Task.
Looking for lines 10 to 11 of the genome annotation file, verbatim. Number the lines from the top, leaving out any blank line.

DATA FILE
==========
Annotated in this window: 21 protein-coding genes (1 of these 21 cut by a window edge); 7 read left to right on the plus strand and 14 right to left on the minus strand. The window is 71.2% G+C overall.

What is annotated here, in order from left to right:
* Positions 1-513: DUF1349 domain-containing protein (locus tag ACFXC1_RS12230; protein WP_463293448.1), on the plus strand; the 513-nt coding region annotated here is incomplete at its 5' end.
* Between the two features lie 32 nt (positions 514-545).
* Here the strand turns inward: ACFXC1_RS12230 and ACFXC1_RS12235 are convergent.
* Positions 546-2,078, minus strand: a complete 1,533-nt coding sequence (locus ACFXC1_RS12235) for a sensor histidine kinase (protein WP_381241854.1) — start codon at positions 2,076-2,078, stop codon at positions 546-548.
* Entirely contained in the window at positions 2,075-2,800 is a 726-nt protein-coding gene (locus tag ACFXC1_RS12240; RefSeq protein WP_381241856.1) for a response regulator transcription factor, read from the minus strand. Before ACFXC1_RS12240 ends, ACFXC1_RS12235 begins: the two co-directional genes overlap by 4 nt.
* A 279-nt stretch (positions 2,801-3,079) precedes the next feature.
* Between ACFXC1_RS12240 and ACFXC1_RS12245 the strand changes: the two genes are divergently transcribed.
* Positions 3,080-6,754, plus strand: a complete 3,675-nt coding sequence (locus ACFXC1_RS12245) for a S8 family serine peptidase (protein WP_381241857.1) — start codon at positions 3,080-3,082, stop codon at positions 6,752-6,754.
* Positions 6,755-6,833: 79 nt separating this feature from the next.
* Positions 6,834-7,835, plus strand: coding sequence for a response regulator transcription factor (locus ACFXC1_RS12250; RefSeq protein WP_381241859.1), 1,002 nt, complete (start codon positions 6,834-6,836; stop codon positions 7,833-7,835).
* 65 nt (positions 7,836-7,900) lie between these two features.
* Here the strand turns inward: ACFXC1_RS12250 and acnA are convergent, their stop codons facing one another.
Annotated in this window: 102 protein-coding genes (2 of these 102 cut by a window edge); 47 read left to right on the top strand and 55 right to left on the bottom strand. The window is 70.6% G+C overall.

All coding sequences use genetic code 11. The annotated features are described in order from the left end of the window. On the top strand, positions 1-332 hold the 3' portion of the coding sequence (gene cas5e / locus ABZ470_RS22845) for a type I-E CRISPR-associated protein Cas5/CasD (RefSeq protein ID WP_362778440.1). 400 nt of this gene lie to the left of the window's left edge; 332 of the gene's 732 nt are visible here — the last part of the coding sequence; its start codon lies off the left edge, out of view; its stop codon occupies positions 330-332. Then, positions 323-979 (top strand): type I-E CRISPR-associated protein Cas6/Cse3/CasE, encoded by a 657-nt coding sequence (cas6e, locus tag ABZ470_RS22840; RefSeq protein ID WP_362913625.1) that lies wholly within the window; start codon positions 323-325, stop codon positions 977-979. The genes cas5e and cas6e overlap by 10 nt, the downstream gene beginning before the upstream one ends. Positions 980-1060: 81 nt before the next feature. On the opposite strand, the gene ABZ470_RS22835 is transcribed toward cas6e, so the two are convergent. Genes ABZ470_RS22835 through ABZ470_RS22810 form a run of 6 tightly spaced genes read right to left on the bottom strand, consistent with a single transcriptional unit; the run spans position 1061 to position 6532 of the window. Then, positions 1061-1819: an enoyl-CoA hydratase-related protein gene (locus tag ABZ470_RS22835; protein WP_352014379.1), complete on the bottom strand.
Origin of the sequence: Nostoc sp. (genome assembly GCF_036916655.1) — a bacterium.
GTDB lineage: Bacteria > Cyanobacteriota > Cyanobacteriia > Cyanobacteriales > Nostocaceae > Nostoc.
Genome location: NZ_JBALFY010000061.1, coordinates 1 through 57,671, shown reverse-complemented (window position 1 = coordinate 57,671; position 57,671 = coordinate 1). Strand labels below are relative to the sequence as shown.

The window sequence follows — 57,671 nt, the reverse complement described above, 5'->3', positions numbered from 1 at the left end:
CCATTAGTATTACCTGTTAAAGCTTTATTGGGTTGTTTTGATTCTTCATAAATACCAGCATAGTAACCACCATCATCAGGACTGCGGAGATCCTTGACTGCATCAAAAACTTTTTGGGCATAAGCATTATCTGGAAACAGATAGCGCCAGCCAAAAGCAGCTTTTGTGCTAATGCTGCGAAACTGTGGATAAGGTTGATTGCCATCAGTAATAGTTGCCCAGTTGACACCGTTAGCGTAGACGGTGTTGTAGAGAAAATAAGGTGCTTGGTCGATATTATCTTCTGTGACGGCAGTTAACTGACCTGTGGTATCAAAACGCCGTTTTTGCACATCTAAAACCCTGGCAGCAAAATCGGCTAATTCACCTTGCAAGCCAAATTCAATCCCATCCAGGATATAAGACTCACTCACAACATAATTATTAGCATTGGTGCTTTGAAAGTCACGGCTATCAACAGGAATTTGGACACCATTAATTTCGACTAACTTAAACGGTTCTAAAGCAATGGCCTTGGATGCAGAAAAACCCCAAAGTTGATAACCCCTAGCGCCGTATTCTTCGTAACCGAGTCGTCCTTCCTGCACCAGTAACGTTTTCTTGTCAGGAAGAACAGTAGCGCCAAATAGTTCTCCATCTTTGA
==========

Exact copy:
* Positions 3,080-6,754, plus strand: a complete 3,675-nt coding sequence (locus ACFXC1_RS12245) for a S8 family serine peptidase (protein WP_381241857.1) — start codon at positions 3,080-3,082, stop codon at positions 6,752-6,754.
* Positions 6,755-6,833: 79 nt separating this feature from the next.